The great marvel of Segovia, the achievement associated from time immemorial with the city, and blazoned in its municipal arms as its cognizance, is the aqueduct. This “bridge,” as it is called, consists of a long double line of arches thrown across the ravines of the valley of the Eresma, and forming, as it were, a triumphal arch and gate of the city, as the traveler drives under it at the end of his journey from La Granja. It is called a Roman building, and attributed to Trajan, the emperor whom the Spaniards claim as their countrymen; but it bears no inscription and apparently never bore any. Nor does any record or hint occur in ancient writers that can furnish a clue to the date of the building or the name of the builder.
To doubt that the aqueduct is a Roman work would be little less than heresy; yet there are some native critics who timidly, and, as it were, with bated breath, venture to suggest that at least its original design and construction may have been anterior to the Roman domination of the interior of Spain, and that it may be claimed as the achievement of those Celtiberian or other indigenous races who, like the Ligurians and Etruscans, and other older native Italian tribes, knew something about architecture before the Romans, and gave their masters some useful hints in that art in which they became so eminently proficient. This opinion might be grounded on the fact that the Segovian aqueduct is constructed of large blocks of stone laid upon one another, cyclopean fashion, without cement or mortar, in the style of which specimens re-main in the walls of Tarragona, the huge stones in many instances underlying the layers of imperial Roman brick masonry.
So striking is this masterly adaptation, this perfect adequacy of the means to the end; so flimsy, fragile, and gossamer-like are the lines of this marvelous arcade, that superstition as-signs to it a supernatural origin, the legend being that it was constructed in one night by the devil, enamored of a Segovian damsel, whom he wished to save the trouble of carrying her pitcher up and down the steep banks to fetch water across the valley.
The water of the Segovian aqueduct springs in the Fuenfria and runs through the Rio Frio (cold-fountain and cold river) ; a pure water flowing from the Guadarrama mountains over a distance of ten or twelve miles; and the aqueduct was made to go through several bends and turnings to check the impetuosity of the stream. It runs 216 feet to the first angle, 462 feet to the second, and 937 to the third, where it be-comes a bridge, spanning the valley from bank to bank, and resting at the end on the rock, on which stands what is left of the battlemented walls of the city. The total length of the aqueduct is thus 1,615 feet, and consists of 320 arches, which begin single and low, but rise gradually as the ground sinks, to maintain the level, and become double, one tier over another, as they vault over the gap of the valley, over the stream and the highway, all along the range that faces the traveler, as he approaches to and passes under it, entering the town.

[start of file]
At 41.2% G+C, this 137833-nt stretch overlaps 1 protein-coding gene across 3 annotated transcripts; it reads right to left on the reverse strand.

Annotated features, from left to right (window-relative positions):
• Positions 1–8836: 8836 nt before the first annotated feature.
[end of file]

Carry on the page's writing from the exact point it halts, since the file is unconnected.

The three central arches are the loftiest, and rise to a height of 102 feet. These, on the nether tier, are surmounted by three blocks of stone somewhat in the shape of steps, intended as a cornice to mark the locality of the town-gate, and over the steps, in one of the pillars of the upper tier, are scooped two niches, with a statue of the Virgin in the niche looking to the town, and in the other at the back a nondescript figure that priests call St. Sebastian, but in which the Segovians fancy they behold the effigy of the Satanic architect of the bridge.
No words and no picture could convey the impression wrought upon the traveler by the sight of this magic building. The whole structure is of granite, light gray, as found in the quarry, but turned by age to a light pearl and purple tint, glowing like jasper in the deep blue of this semi-Alpine Castilian sky. The blocks of stone, on a near inspection, seem to have been laid upon one another clumsily and, as it were, at hap-hazard, some of them daringly jetting out and hanging over as to suggest the apprehension that the whole fabric may at any time collapse and slip down to the ground like a castle of cards. Yet the bridge has been standing, perhaps, 2,000 years, and looks intact; and the design, seen at a proper distance, is a model of ease and elegance, relying, one would say, on mere symmetry and balance for solidity.
The stones, rudely cut in large, long, square blocks, bear the holes of the iron clamps by which they were hoisted up to their places; they are worn smooth and almost round by time and storms, but are sound at the core; and at the base of the pillars, as well as at various stages up the shafts and at the turning of the arches, there are cornices of what seems to have been black marble, but now everywhere chipped and cracked and almost altogether fretted away.
The aqueduct is the only thing really living in poor dead Segovia. The necessity of securing a constant supply of better water than what flows between the ravines of the Eresma compelled the construction of this work when the place was a mighty city, and insured its preservation as the town sank year by year to its present forlorn and dilapidated condition.